White House Coronavirus Response Coordinator Ashish Jha (Photo by Anna Moneymaker/Getty Images)
Ashish Jha, the Covid-19-response coordinator at the White House, said it would take more than a year from now to get the disease to fade into the background with a new generation of vaccines that block the transmission of the coronavirus.
The Indian-American general internist physician said with herd immunity building up either with vaccines or from infections, it could be harder for the virus to break through.
“I do think there is a limit to how much the virus can keep evading,” Jha told Dhruv Khullar in an interview published in The New Yorker.
He said the emergence of new variants of the virus and intermittent surges in infections are not acceptable in the long run although people will have to cope with the situation for some more time.
“We have hundreds of thousands of Americans getting infected every day. We still have a few hundred people dying of covid every day. I don’t think any of this is an acceptable normal for the long run… The idea of people getting infected over and over and over again – it’s just not great,” he said.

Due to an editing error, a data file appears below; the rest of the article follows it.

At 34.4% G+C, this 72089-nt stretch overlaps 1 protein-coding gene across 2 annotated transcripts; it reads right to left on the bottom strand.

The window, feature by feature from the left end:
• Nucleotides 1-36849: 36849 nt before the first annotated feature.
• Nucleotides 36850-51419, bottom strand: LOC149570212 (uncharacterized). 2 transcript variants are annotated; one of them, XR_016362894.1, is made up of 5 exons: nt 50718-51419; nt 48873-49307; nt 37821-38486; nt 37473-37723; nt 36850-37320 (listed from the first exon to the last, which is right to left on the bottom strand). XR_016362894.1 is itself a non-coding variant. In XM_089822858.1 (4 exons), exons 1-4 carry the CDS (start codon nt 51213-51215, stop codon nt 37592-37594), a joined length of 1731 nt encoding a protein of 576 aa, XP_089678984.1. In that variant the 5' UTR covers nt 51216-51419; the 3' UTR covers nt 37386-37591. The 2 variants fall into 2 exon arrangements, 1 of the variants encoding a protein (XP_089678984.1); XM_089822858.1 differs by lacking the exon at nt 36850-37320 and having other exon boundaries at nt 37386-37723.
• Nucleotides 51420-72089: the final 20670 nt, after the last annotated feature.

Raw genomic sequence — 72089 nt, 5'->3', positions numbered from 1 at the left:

According to the public health expert who migrated to the US from the eastern Indian state of Bihar, long covid is “a real problem” given the significant disability the virus leaves behind in infected people beyond a month.
“Long covid is a real problem. We don’t have precise assessments, but as I look at the data there’s clearly a proportion of people who get infected – probably in the single digits – who have substantial symptoms, often significant disability, well beyond thirty days. That’s a big number if you have a country where a lot of people have gotten infected.”
When Jha, who lives with his wife and three children in Newton in the eastern US state of Massachusetts, took up his White House job, he did not have much experience working with the government. But he said his conversations with policymakers have been helpful.
“I spent an enormous amount of time in Washington over the last fifteen years, talking to policymakers, understanding how they think, understanding the challenges of turning data into action. I think it’s been very helpful in this role.”
Jha, who worked as a health-policy researcher at Harvard, became the dean of Brown University School of Public Health before his current role.